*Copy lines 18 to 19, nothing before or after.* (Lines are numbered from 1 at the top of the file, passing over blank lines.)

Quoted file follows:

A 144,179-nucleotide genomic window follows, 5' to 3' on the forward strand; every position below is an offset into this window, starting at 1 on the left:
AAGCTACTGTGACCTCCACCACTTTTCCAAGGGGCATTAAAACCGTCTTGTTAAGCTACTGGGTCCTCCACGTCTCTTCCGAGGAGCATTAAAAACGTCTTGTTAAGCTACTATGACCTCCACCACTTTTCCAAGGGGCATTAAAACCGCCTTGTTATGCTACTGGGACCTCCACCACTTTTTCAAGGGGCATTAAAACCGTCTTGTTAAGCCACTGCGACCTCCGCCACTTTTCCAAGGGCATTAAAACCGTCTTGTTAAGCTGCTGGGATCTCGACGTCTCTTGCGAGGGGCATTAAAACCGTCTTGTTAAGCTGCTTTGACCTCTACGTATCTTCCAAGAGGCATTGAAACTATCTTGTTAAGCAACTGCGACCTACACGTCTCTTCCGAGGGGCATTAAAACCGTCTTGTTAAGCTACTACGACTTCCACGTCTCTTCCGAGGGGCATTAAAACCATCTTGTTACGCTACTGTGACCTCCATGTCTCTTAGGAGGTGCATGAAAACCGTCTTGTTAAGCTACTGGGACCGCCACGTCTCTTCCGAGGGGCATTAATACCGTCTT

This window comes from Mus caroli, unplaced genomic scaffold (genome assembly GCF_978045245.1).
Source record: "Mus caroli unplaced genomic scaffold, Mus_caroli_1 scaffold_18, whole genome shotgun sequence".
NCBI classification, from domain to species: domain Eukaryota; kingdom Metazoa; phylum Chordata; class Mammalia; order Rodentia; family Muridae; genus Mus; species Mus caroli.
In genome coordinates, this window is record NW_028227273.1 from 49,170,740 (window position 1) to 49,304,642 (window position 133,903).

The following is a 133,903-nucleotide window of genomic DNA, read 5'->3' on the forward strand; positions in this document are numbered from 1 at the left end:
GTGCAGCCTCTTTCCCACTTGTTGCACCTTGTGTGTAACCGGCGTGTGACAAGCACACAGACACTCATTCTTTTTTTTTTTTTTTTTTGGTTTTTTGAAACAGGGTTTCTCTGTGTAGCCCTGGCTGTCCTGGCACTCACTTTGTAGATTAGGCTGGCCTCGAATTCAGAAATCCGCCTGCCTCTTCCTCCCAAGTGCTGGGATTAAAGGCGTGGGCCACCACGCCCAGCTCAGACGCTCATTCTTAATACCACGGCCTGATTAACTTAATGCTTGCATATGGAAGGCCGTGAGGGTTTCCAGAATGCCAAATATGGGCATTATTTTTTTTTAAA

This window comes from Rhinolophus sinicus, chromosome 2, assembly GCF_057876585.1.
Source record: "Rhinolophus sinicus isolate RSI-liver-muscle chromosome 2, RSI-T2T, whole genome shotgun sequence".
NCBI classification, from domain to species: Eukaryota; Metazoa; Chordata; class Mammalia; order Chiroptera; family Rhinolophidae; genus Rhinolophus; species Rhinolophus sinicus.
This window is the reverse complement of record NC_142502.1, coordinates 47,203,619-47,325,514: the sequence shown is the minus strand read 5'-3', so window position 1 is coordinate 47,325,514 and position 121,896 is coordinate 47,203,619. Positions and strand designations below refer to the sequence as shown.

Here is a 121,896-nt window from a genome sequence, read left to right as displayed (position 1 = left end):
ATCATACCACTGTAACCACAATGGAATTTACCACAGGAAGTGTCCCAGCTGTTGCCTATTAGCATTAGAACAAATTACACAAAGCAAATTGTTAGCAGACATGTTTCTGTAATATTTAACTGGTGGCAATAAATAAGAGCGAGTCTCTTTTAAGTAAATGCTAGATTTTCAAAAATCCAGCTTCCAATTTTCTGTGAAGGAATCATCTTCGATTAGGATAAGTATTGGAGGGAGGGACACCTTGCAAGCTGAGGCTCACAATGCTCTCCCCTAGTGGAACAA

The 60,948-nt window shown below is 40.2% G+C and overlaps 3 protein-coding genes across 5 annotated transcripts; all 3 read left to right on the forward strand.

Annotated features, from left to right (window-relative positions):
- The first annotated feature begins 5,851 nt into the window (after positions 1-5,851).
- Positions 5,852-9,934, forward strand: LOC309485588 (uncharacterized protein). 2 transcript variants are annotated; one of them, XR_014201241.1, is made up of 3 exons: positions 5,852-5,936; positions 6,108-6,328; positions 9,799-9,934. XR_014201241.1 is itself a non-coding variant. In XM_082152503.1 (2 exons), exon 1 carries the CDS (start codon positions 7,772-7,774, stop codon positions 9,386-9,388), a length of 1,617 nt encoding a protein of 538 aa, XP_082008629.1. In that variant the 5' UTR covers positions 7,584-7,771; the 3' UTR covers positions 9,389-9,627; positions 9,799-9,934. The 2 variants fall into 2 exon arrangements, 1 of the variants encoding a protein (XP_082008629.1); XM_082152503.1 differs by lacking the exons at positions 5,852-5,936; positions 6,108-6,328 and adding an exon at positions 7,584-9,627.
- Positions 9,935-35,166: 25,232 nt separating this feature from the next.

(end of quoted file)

- Positions 5,852-9,934, forward strand: LOC309485588 (uncharacterized protein). 2 transcript variants are annotated; one of them, XR_014201241.1, is made up of 3 exons: positions 5,852-5,936; positions 6,108-6,328; positions 9,799-9,934. XR_014201241.1 is itself a non-coding variant. In XM_082152503.1 (2 exons), exon 1 carries the CDS (start codon positions 7,772-7,774, stop codon positions 9,386-9,388), a length of 1,617 nt encoding a protein of 538 aa, XP_082008629.1. In that variant the 5' UTR covers positions 7,584-7,771; the 3' UTR covers positions 9,389-9,627; positions 9,799-9,934. The 2 variants fall into 2 exon arrangements, 1 of the variants encoding a protein (XP_082008629.1); XM_082152503.1 differs by lacking the exons at positions 5,852-5,936; positions 6,108-6,328 and adding an exon at positions 7,584-9,627.
- Positions 9,935-35,166: 25,232 nt separating this feature from the next.